7 ways to spot a bad employer before accepting a job offer
When receiving a job offer, there are more elements to consider before accepting the employment opportunity than simply the salary and benefits offered; prospective management is among these highly important determinants. After all, a manager who is great for someone might not be ideal for everybody else, which is why you need to ask yourself what it is that you want and don’t want in your manager.
If you know what management style you prefer, you will be able to notice the signs that indicate a bad employer. Here are some of the signs Bayt.com recommends all job seekers to stay aware of:
1. Vague job descriptions
A manager who doesn’t really know the vacant job cannot clearly explain your responsibilities in simple words, tell you what milestones you’ll be expected to achieve, or show you how you will get promoted. Inability to specify these elements means that the manager hasn’t fully thought about what she or he really needs from you. This is the type of manager who is more likely to surprise you with job responsibilities and outcomes different from what you agree to.
2. Negative office energy
When you walk into the office for your interview you should be very aware of the energy level. Pay attention to the general atmosphere as well as the employees’ demeanor. Do the employees seem relaxed and happy? Or do they seem stressed and disconnected? Pay attention to your potential coworkers’ behavior and watch how they interact with their supervisors as it can tell you so much about the work environment you might be joining.
3. Disorganization of the office
If the people interviewing you seem unready or unprepared, paperwork is scattered all over the place, or they are asking questions that are clearly answered in your resume, then those are also bad signs. This could mean that your interviewers haven’t taken a look at your resume prior to your arrival. If the managers and interviewers are disorganized then that probably reflects that the work environment is disorganized as well.
4. Inappropriate interview behavior
The interviewer should always treat you professionally and respectfully. For example if they show up late for your interview, it is likely to suggest that they don’t truly value you or your time. You can quickly tell when an interviewer is being rude, impolite and unprofessional. If they’re checking emails during the interview, constantly making or receiving calls, or even stepping out of the office, then you should know that this is also the type of interaction you will have with your manager once you are hired.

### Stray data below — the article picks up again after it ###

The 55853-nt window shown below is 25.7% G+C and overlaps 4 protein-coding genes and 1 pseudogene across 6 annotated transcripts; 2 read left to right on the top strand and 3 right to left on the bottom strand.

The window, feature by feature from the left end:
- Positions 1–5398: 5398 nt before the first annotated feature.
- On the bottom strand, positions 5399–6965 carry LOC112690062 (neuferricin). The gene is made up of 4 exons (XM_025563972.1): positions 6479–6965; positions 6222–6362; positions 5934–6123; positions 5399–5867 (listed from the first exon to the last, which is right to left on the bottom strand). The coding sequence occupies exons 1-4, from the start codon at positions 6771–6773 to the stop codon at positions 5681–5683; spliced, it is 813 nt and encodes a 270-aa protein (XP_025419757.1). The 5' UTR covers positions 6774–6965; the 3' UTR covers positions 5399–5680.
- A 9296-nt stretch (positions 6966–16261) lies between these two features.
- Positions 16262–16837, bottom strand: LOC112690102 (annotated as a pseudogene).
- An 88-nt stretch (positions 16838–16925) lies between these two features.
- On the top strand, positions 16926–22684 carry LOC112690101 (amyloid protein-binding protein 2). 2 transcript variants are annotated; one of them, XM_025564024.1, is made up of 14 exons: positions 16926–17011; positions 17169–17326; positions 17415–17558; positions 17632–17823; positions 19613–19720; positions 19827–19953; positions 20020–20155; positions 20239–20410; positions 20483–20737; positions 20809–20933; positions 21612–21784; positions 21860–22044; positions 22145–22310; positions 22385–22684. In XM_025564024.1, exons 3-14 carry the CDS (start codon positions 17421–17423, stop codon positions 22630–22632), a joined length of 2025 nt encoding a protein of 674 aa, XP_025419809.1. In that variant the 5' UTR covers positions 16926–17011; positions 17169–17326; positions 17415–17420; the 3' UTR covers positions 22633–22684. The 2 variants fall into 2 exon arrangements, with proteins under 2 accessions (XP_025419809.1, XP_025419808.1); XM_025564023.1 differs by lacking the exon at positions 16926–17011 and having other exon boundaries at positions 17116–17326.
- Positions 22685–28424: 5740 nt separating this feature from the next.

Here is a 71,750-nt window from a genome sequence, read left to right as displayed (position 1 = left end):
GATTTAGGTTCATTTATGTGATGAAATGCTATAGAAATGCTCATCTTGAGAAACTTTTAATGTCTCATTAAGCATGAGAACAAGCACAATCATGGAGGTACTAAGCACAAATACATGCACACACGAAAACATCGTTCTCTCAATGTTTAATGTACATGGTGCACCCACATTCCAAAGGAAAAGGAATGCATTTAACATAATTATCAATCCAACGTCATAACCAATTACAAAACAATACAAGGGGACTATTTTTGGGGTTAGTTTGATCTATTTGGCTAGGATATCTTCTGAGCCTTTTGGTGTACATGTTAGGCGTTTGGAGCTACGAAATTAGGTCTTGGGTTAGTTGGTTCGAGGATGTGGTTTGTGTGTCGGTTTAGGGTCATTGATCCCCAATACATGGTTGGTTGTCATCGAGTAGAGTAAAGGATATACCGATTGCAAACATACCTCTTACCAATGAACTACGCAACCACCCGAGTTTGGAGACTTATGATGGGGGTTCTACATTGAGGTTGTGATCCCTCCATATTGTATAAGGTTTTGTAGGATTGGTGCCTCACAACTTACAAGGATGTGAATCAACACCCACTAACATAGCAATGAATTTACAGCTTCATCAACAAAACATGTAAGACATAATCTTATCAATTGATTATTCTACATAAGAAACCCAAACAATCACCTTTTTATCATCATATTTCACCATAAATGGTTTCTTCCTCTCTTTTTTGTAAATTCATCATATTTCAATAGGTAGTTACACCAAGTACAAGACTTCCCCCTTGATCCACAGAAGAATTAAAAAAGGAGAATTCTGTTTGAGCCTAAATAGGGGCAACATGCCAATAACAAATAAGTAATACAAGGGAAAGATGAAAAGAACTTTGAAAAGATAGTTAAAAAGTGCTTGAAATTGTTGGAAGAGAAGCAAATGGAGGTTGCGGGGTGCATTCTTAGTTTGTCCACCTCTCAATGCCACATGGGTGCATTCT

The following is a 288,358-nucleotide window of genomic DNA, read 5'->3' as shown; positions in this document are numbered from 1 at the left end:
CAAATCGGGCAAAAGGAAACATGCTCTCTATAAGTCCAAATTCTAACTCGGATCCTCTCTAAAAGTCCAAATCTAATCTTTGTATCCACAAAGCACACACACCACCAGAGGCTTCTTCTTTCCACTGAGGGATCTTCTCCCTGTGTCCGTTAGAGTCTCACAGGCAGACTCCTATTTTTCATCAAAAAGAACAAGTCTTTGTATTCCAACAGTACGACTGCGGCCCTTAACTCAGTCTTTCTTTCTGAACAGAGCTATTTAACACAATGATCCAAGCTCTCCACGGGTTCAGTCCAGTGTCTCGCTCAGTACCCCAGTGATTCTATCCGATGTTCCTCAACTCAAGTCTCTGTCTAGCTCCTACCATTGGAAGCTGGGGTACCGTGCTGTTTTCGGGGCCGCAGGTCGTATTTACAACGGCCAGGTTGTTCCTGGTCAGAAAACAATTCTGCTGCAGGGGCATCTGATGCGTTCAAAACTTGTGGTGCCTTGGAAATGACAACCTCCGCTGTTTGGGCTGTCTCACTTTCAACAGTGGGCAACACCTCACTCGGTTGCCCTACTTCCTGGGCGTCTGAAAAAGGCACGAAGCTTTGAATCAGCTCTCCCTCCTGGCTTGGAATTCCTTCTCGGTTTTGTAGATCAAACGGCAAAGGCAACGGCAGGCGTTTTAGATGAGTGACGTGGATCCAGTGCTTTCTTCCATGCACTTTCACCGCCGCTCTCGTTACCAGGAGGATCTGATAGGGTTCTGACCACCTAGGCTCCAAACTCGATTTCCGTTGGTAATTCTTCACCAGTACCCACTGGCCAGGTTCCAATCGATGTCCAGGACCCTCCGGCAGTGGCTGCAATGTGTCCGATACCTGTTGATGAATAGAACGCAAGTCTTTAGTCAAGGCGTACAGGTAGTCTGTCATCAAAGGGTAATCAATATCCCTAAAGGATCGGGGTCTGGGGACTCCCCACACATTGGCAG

5. More talking than listening
It is true that during the interview, you should be learning more about the employer and the company, but this should go both ways. If the employers only talk about themselves and their interests without regard to your own goals and needs, then that is a sign that your employer is not a good listener or is not accommodating.
6. Asking very personal questions
If a manager asks questions about your religion, marital status or irrelevant demographical enquiries, it shows that the manager isn’t trained on ethical interview practices. Such questions are sometimes considered illegal during a job interview and only show an employer’s insensitivity to such personal matters.
7. Poor employee feedback
Existing employees might not be comfortable to talk candidly about their managers as it could cause them problems. However, former employees don’t have that concern and you can ask them about your future manager. You certainly don’t need to, and probably shouldn’t, go through the hiring company to contact their former employees. Fortunately, the internet is the tool; using websites like bayt.com, which gives you the option to search for a specific company and find a list of professionals who used to work there. You can easily contact them and get your answers right away in order to make a more confident decision regarding your job offer.
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